The Museum of Nature and Archeology (MUNA) has opened a new module to exhibit a replica of the Guanche mummy found in the National Archaeological Museum in Madrid.
The island councilor for Museums, Concepción Rivero, and the director of the Archaeological Museum of Tenerife and the Canarian Institute of Bioarchaeology, Conrado Rodríguez-Maffiotte, have presented this new space.
Concepción Rivero explained that the replicated mummy is one of the five Guanche mummies that were housed in the National Museum of Anthropology in Madrid in the 1970s and that it was transferred to the National Archaeological Museum when the others returned to Tenerife.
He added that since then the council Has made six petitions to get her back which were rejected for technical and conservation reasons and the last one, completed in 2021, is still being processed.
Likewise, Rivero highlighted the great value of this mummy and assured that from his area they are working to recover it but, until then, “this reliable reproduction may provide additional value to the Museum of Nature and Archeology.”
The director of the Archaeological Museum of Tenerife and the Canarian Institute of Bioarchaeology wanted to remind that mummies have already been brought from other countries in the past and they have arrived in good condition, and assured that the technical reasons for transfer “cannot be a problem today “.
“This mummy specimen is the best preserved, its value is endorsed by many reports and it is possible that for this reason they do not want to part with it,” said Rodríguez-Maffiotte.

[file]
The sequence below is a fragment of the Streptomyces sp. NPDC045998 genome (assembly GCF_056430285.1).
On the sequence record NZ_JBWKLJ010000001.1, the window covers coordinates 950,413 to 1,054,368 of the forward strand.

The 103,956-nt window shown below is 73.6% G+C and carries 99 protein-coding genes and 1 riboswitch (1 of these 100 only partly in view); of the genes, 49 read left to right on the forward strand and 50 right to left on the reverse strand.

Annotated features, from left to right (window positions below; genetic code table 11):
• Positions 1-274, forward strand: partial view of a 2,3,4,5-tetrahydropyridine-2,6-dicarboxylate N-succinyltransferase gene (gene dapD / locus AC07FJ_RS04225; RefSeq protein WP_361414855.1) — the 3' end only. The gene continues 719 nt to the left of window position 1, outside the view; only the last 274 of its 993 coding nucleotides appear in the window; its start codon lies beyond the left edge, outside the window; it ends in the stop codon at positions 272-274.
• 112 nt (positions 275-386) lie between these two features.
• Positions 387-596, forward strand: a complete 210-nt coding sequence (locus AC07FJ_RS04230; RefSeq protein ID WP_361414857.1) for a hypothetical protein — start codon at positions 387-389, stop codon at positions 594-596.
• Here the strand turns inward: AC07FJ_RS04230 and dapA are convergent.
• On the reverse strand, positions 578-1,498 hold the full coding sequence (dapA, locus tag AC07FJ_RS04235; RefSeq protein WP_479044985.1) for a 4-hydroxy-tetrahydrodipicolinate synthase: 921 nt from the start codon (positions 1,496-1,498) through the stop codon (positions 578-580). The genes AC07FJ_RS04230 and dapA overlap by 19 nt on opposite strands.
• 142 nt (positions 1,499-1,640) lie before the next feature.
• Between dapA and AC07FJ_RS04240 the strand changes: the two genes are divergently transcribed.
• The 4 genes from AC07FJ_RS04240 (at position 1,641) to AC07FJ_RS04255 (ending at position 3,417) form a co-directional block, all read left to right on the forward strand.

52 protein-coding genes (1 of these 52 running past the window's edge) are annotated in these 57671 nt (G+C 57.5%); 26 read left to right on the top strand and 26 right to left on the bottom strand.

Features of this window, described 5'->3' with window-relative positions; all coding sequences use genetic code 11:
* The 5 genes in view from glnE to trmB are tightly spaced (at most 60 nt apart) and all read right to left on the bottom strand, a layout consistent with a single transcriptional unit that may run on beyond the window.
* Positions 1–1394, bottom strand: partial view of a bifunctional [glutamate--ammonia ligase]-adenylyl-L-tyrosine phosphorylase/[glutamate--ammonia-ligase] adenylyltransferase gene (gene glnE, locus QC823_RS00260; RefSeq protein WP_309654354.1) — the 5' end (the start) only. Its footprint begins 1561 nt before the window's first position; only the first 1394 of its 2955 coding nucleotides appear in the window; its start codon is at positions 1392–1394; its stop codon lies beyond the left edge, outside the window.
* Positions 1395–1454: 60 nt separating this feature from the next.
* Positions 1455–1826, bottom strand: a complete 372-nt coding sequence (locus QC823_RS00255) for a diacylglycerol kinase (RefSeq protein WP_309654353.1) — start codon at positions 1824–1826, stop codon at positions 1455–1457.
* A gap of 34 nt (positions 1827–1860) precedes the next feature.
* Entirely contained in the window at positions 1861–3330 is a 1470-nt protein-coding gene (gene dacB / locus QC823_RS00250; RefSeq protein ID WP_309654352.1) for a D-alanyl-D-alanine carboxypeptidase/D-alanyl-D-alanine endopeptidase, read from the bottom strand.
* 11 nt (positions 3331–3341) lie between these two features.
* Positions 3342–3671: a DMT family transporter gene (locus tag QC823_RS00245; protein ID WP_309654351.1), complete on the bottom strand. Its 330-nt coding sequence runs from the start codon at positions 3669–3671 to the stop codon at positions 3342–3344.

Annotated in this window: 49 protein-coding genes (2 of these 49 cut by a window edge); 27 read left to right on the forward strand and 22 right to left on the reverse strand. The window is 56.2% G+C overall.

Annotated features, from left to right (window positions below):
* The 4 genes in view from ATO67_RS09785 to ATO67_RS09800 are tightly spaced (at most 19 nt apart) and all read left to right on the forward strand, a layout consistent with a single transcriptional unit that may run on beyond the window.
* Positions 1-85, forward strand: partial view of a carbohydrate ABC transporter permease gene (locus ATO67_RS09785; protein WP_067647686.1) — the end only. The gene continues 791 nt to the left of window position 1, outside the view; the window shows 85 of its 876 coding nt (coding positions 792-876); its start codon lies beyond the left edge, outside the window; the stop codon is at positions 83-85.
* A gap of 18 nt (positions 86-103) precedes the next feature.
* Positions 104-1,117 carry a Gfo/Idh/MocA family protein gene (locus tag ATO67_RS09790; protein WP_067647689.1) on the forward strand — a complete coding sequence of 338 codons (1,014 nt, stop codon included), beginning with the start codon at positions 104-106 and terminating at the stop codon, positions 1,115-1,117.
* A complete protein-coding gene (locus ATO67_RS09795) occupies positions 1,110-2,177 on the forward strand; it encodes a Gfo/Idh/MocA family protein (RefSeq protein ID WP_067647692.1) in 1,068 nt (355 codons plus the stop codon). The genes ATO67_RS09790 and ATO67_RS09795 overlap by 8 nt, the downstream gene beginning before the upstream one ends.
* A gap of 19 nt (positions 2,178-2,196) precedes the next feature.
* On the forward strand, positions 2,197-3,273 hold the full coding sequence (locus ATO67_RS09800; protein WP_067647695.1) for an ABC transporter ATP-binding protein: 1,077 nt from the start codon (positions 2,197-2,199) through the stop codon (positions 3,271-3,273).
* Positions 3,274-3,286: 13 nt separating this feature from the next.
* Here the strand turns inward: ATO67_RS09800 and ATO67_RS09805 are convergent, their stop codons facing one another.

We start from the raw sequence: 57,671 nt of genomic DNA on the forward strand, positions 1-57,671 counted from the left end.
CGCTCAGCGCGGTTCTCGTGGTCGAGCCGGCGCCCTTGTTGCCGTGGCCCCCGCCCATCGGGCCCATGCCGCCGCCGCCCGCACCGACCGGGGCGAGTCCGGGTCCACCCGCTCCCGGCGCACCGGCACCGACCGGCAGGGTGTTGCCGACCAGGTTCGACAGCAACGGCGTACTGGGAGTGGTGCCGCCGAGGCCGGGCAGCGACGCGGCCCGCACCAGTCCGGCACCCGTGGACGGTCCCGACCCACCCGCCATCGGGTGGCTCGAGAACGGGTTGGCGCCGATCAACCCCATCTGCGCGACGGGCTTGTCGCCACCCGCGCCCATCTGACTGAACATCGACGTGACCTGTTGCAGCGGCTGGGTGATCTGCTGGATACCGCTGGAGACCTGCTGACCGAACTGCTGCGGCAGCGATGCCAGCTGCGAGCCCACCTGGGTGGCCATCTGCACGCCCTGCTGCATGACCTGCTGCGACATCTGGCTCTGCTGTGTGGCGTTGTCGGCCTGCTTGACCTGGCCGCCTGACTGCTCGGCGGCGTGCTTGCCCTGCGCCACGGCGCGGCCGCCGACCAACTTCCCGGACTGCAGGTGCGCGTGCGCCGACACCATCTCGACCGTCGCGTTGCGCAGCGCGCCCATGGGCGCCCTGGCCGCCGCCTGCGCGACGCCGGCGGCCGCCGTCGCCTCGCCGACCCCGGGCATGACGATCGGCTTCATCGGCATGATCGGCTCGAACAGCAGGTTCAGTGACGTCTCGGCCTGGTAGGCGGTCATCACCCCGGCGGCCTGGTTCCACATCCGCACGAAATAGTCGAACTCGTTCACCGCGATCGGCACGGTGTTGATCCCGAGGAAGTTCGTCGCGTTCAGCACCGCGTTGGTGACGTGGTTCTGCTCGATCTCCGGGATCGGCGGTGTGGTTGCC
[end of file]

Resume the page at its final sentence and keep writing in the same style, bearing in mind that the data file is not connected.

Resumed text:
The new module where this piece is exhibited is located next to the Guanche Funerary World space and has a different museographic presentation where it is indicated that it is a replica so that visitors do not confuse it with the original mummies.
The piece in the National Archaeological Museum comes from the Barranco de Erques, in Arico, and it is believed that it belonged to the great sepulchral cave in which hundreds of them were found in the last third of the 18th century.
It is characterized by having a particular archaeological value, since it perfectly reflects the Guanche mummification method, as well as the physical characteristics of these aborigines.
Given the importance of this mummy and the impossibility of its transfer to Tenerife, this replica is completely faithful to the original piece with the aim that visitors to the Tenerife museum can appreciate it in this temporary exhibition.
Next to it, different videos about the aboriginal world are exhibited, as well as a panel that takes a tour of the different countries that house samples of Guanche mummies, such as Germany, the United Kingdom or Canada.